Haiti: A Country of Contrasts

Today was my first day in Haiti, a country of contrast. Even before getting off the plane, through my window seat, a clear contrast

between the countryside and the capital, Port-au-Prince is seen as the
concrete and buildings of the city stretch up from the coast climbing
as a concrete vine up the sides of the nearby mountain side only to
abruptly end and become sparsely populated rural countryside.

Upon exiting the air-conditioned airport at 9:00 am, wherein planes
from various countries dock and leave with relative precision and
efficiency, such that pilots from across the many different
surrounding nations are able to interact safely, I see a capital city
that doesn’t have a garbage service, a capital city where the fire
truck leaks gallons of water while careening down the narrow streets,
a capital city where swine literally feed in the rivers that double as
a laundry machines and latrines.

Our crew and baggage tightly pack ourselves into two vans because
having each volunteer check their one hundred pound maximum and hand
carry it to the clinic is more efficient than using the non-existent
mail service. On our three hour serpentine path through the mountains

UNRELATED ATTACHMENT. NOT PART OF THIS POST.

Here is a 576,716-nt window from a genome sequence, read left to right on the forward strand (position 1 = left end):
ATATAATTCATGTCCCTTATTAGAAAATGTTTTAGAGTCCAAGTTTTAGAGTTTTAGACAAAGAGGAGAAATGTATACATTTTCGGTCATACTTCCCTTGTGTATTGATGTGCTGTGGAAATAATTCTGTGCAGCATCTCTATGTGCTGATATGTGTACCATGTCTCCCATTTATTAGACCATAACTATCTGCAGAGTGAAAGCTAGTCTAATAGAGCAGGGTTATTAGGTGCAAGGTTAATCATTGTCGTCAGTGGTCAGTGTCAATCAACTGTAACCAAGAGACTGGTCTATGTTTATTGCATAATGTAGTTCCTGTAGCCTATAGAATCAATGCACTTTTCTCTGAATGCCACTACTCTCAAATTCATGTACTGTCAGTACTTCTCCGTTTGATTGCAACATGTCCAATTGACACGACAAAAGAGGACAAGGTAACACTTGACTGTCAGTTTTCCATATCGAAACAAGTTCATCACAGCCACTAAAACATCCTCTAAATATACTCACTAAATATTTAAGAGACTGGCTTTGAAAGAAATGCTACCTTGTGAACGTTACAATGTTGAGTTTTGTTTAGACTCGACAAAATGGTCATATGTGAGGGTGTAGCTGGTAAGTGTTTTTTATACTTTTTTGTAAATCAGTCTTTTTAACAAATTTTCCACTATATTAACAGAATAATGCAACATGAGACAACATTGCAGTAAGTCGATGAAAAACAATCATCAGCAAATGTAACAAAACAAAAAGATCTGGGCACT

we see contrasts between palatial villas along the coast and the road
in front of these very same villas with pot holes that could swallow

We finally arrive at our clinic just before noon. We see a clinic
built by the generous donation of our donors—a solid structure build
upon a rock foundation. It is in this building we will eat, sleep,
and bond for the next two weeks.

At the same time, starting at 6:30 am tomorrow, this very same
structure will be the place of contrast for local Haitians. Some will
have a diagnosis of hope and a second chance at life, and sadly due to
the limitations of our clinic and the nation itself others will have
an honest, but frank diagnosis concerning how to spend their final

Seeing the stark contrast in Haiti between rich and poor, between
healthy and sick, between our lives and theirs can only cause one to
pause in hushed introspection. Our lunch today consisted of rice and
beans, a tomato sauce, and a spicy coleslaw. After nearly a five hour
exposure to Haitian daily life, I for the first time made sure to eat
every single grain of rice from my plate, lest throwing out a few
grains of rice indirectly be an insult to our Haitian cooks. My
thoughts have been clouded since my arrival between my life and work
in a busy emergency department in Chicago, and what normal is for a
Haitian. I expect this contrast will only be highlighted tomorrow
when I see my first day’s worth of patients some of whom have traveled
more than 4 hours to come to our clinic, a ray of hope for many in
Haiti, a country of contrasts.

Robert Aitchison MS, PA-C
Jane R. Perlman Emergency Medicine Fellow
Division of Emergency Medicine
NorthShore University HealthSystem